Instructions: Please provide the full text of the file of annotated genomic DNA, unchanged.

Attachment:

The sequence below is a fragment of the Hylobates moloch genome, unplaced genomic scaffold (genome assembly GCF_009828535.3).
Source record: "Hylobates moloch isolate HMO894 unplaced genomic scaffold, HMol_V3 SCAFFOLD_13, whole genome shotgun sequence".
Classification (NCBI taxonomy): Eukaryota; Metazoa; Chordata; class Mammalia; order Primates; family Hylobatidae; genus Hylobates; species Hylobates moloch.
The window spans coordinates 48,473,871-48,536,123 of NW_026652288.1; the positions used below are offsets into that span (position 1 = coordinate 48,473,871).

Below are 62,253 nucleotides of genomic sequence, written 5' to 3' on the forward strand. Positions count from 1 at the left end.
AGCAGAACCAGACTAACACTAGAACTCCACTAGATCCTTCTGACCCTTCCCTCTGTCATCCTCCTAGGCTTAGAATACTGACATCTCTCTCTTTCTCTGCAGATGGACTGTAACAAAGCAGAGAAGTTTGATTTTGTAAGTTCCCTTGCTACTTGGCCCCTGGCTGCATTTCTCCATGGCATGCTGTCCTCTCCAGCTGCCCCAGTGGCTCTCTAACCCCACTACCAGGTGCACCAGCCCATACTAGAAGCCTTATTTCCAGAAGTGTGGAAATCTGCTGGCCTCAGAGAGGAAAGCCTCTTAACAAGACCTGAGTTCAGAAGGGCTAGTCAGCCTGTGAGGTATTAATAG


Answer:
The sequence below is a fragment of the Hylobates moloch genome, unplaced genomic scaffold (genome assembly GCF_009828535.3).
Source record: "Hylobates moloch isolate HMO894 unplaced genomic scaffold, HMol_V3 SCAFFOLD_13, whole genome shotgun sequence".
Classification (NCBI taxonomy): Eukaryota; Metazoa; Chordata; class Mammalia; order Primates; family Hylobatidae; genus Hylobates; species Hylobates moloch.
The window spans coordinates 48,473,871-48,536,123 of NW_026652288.1; the positions used below are offsets into that span (position 1 = coordinate 48,473,871).

Below are 62,253 nucleotides of genomic sequence, written 5' to 3' on the forward strand. Positions count from 1 at the left end.
AGCAGAACCAGACTAACACTAGAACTCCACTAGATCCTTCTGACCCTTCCCTCTGTCATCCTCCTAGGCTTAGAATACTGACATCTCTCTCTTTCTCTGCAGATGGACTGTAACAAAGCAGAGAAGTTTGATTTTGTAAGTTCCCTTGCTACTTGGCCCCTGGCTGCATTTCTCCATGGCATGCTGTCCTCTCCAGCTGCCCCAGTGGCTCTCTAACCCCACTACCAGGTGCACCAGCCCATACTAGAAGCCTTATTTCCAGAAGTGTGGAAATCTGCTGGCCTCAGAGAGGAAAGCCTCTTAACAAGACCTGAGTTCAGAAGGGCTAGTCAGCCTGTGAGGTATTAATAG